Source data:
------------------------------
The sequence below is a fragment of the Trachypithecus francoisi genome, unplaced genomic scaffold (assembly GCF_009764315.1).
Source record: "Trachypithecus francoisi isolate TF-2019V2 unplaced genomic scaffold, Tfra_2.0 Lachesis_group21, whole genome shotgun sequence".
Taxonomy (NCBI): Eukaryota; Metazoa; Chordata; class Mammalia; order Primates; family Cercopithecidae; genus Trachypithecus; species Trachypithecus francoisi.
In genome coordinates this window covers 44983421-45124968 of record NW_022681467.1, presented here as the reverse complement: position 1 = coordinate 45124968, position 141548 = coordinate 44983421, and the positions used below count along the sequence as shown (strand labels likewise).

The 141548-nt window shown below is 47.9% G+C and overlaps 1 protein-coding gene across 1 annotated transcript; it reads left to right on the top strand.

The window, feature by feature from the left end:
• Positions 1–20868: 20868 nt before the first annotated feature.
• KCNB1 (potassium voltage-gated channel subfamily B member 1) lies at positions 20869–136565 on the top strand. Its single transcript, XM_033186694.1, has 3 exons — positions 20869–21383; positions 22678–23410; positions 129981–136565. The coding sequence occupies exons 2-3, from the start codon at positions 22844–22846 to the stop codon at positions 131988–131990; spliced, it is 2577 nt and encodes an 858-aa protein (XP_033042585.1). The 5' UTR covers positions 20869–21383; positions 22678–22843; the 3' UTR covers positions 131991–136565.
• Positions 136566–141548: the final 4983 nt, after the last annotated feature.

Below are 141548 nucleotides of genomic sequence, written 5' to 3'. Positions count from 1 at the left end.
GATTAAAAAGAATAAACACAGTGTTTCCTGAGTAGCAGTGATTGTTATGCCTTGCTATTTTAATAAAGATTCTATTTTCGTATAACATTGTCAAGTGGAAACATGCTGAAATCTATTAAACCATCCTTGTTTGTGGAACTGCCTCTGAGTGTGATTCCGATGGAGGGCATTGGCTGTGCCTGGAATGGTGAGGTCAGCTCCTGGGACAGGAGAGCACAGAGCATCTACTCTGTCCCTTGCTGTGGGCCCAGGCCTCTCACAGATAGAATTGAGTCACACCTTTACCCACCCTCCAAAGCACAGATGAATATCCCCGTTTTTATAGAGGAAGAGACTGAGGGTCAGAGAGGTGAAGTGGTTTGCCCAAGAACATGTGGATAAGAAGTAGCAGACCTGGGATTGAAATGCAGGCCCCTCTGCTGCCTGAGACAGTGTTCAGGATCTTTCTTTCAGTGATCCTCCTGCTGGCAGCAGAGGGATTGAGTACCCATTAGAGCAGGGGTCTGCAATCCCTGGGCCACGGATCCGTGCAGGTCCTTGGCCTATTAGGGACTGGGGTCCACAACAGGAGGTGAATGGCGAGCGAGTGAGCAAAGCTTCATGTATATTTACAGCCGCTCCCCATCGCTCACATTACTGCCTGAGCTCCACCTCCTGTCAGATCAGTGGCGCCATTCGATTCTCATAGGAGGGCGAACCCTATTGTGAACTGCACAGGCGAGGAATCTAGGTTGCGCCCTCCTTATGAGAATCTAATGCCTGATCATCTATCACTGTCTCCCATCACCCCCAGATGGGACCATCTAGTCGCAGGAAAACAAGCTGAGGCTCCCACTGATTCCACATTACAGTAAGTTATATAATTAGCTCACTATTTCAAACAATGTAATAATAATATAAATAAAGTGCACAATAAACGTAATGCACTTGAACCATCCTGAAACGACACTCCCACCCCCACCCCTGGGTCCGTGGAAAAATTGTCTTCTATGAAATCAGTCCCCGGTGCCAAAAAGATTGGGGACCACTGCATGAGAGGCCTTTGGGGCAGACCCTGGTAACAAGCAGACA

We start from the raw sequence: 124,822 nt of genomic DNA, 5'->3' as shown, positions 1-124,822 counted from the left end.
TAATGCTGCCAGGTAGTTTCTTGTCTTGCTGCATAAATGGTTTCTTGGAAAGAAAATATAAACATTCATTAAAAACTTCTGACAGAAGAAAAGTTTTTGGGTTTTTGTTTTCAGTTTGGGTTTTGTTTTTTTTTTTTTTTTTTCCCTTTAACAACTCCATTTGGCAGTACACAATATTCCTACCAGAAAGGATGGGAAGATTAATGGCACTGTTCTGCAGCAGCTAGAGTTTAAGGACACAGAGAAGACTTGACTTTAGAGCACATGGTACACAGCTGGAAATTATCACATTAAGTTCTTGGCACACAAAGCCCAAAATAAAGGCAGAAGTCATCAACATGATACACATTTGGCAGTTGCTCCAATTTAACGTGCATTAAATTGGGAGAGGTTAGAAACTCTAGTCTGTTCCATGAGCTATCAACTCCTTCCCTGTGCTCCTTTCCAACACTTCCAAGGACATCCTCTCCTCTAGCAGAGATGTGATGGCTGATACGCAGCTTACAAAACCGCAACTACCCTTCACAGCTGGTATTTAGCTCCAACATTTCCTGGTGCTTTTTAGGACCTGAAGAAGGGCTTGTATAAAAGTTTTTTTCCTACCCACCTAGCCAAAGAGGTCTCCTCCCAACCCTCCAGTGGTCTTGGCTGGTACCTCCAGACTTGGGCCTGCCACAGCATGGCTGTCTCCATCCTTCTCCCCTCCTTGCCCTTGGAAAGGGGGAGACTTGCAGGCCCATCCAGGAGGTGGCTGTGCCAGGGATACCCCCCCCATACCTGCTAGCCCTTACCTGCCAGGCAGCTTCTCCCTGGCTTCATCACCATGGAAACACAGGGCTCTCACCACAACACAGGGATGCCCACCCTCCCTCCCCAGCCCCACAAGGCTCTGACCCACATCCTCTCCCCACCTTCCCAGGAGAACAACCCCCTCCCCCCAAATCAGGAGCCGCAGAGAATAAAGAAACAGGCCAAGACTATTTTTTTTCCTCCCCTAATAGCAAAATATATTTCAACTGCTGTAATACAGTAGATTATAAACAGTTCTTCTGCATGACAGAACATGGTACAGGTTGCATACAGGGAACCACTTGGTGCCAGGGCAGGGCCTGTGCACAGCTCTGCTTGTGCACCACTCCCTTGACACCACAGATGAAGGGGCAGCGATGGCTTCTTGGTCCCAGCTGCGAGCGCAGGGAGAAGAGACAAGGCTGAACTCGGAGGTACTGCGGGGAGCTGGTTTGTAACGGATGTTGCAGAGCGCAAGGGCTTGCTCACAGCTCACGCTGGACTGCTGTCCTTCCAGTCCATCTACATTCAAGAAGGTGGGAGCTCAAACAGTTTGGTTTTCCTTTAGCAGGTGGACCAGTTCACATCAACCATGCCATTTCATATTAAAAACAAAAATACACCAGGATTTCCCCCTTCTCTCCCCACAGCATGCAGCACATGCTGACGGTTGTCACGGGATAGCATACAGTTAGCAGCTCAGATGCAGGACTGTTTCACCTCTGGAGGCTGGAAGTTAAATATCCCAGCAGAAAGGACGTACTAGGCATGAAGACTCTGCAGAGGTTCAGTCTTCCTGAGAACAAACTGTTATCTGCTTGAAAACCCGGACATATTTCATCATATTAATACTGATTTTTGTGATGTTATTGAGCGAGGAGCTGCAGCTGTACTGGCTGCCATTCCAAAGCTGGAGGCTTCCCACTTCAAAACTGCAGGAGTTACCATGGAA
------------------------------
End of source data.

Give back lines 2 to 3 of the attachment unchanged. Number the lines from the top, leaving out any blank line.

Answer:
Source record: "Trachypithecus francoisi isolate TF-2019V2 unplaced genomic scaffold, Tfra_2.0 Lachesis_group21, whole genome shotgun sequence".
Taxonomy (NCBI): Eukaryota; Metazoa; Chordata; class Mammalia; order Primates; family Cercopithecidae; genus Trachypithecus; species Trachypithecus francoisi.